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I too do not think that MrBeer will tell us, but perhaps.

I just looked and they have the HOPS listed for the Seasonal Brews. Maybe they WILL tell us what is in the other HMEs.

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BeerConnoisseur wrote:

I too do not think that MrBeer will tell us, but perhaps.

I just looked and they have the HOPS listed for the Seasonal Brews. Maybe they WILL tell us what is in the other HMEs.

One can always hope.

I always like when micros post what malts and hops they use. It helps me as a homebrewer a great deal. It sometimes will push me to try those ingredients if I like the brew. It really helps to give an entirely different perspective for the homebrewer.

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I thought the yeast was an issue too. But, my Mad Dog IPA is well balanced with a very nice aftertaste using Mr. Beer Yeast. Nice caramel malty finish. Actually, it should be a little more hoppy. I did 3-3-4months. I read somewhere in another forum about the funny taste coming from LME's. And the discussion mentioned using DME or straight up all grain resulted in the absence of this funny taste. I was just searching Midwest forums for reviews of new brews to try as I just started doing 5 gallon batches. So, perhaps research on other forums about LME's and consider using longer conditioning time. I am wrong about the Mr. Beer yeast. In addition, I think, if you use adjuncts period, let that beer sit 2 months conditioning. This will help balance that brew. Especially with honey. That means 6 weeks in the bottle to carb/condition.

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BeerConnoisseur wrote:

dhollar2 wrote:

BeerConnoisseur wrote:

You mean to tell me that adding hops without boiling will NOT add ANY flavor? That does not make sense to me.

If the hops are "covering up" the Mr Beer flavor as you say, doesn't that kind of blow the lid off of your already flimsy theory that the hops caused the flavors in the first place?

Oh crap, I forgot. That is right, Hops is Hops and ALL hops taste the same. I guess the names are just marketing ploys to get us to buy the SAME thing more than once.

[Heh, you started it saying my theory was “Flimsy”.]
{Shakes head and walks away.} :S


I move that Connoisseur be removed from your name if you honestly believe that hops cause the semi-sweet, yeasty Mr. Beer taste. Your argument IS flimsy. You've offered no solid evidence. You tasted a commerical beer that tasted like Mr Beer???? So what...from that you get bittering hops???? They probably used the same yeast strain. Perhaps your Mr Beer aftertaste differs from mine, but what I'm tasting isn't bitter, piney, citrusy, or anything like any hop flavor that I've ever experienced. You keep making these weak arguments like a little child, but have nothing to back it up. I did the Ptarmigan Pale ale with and without Mr Beer yeast. I dry hopped BOTH with Amarillo hops. The one with Mr Beer yeast tasted like Mr Beer, the one without did not. You, on the other hand, have not done anything to contribute an intelligent thought to this argument. Get back to me when you do. If I'm wrong, it's the malt-because others have made valid arguments for malt, and I can understand how malt could contribute such a sweet yeasty aftertaste. Your hop theory, however, just doesn't make any since to anyone who knows anything about beer. And if you re-read this thread, you'll realize that the majority is screaming malt or yeast.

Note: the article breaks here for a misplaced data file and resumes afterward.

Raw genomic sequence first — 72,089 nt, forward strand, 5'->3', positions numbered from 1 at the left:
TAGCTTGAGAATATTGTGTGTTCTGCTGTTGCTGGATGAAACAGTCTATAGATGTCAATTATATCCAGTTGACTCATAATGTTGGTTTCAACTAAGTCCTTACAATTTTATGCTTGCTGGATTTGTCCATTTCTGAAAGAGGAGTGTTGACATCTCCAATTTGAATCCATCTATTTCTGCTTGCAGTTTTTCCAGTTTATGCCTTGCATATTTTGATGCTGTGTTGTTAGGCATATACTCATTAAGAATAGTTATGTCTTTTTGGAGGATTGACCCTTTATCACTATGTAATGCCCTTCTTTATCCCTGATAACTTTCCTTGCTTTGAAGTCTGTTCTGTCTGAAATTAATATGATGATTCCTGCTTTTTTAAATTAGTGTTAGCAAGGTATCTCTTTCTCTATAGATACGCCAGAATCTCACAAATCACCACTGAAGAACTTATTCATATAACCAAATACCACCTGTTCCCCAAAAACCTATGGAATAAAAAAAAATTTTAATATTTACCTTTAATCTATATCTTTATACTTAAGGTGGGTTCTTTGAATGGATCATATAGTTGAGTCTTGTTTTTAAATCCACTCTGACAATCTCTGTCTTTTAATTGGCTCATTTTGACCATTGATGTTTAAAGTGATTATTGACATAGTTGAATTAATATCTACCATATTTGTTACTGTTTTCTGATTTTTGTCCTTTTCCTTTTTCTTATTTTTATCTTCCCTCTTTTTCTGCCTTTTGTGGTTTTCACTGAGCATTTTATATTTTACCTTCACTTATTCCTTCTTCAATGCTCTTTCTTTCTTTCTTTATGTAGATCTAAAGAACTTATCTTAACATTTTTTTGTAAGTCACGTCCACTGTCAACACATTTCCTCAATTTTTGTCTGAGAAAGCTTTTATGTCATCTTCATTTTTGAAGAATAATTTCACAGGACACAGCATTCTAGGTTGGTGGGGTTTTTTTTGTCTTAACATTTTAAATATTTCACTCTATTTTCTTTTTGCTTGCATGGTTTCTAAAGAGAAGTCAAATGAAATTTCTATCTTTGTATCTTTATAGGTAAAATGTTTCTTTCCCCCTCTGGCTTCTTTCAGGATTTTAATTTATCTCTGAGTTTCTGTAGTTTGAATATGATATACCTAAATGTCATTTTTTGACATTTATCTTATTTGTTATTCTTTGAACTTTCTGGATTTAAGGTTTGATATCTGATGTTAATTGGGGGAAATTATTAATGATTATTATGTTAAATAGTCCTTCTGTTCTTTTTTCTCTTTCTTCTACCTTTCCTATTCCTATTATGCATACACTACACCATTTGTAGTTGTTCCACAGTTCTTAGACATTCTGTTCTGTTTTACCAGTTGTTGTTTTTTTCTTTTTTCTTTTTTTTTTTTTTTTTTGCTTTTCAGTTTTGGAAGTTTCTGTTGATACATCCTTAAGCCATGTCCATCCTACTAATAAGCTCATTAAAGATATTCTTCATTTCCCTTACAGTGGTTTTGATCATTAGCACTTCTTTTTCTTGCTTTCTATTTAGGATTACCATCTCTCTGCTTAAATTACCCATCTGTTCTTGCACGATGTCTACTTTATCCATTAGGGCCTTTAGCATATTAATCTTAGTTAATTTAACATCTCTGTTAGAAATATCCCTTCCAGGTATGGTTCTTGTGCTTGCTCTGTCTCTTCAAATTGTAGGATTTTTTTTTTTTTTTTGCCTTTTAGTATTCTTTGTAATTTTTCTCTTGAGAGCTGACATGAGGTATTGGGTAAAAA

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Is Kenny back? Personally, I don't think that the widely written about "MB twang" can be called sweet and yeasty. Obviously, Docpd is correct that there is not a consensus here about what exactly the Mr. Beer taste is. What sense in arguing about what is in all probability two entirely different things?

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dhollar2 wrote:

… I move that Connoisseur be removed from your name if you honestly believe that hops cause the semi-sweet, yeasty Mr. Beer taste….

I am a Connoisseur of beer and I say there is a common taste to all the MrBeer brews I have tried. And I agree that hops cannot cause a semi-sweet, yeasty taste.

To begin, I never described the MrBeer Taste as semi-sweet or yeasty. Just that there was a common taste. BTW, none of MY brews had what I would call a semi-sweet or yeasty taste.

dhollar2 wrote:


Perhaps your Mr Beer aftertaste differs from mine…

Heh, we agree on something!!!

Except I never said it was an “Aftertaste.” To me it is not. The common taste I refer to is in the taste not just the aftertaste.

What? Wait! Why are you attacking ME?

STOP IT!!!!

dhollar2 wrote:

… And if you re-read this thread, you'll realize that the majority is screaming malt or yeast.

So? This is not a democracy, it is a forum to discuss improving our brews.

Now back to the discussion… (If that is ok with you.)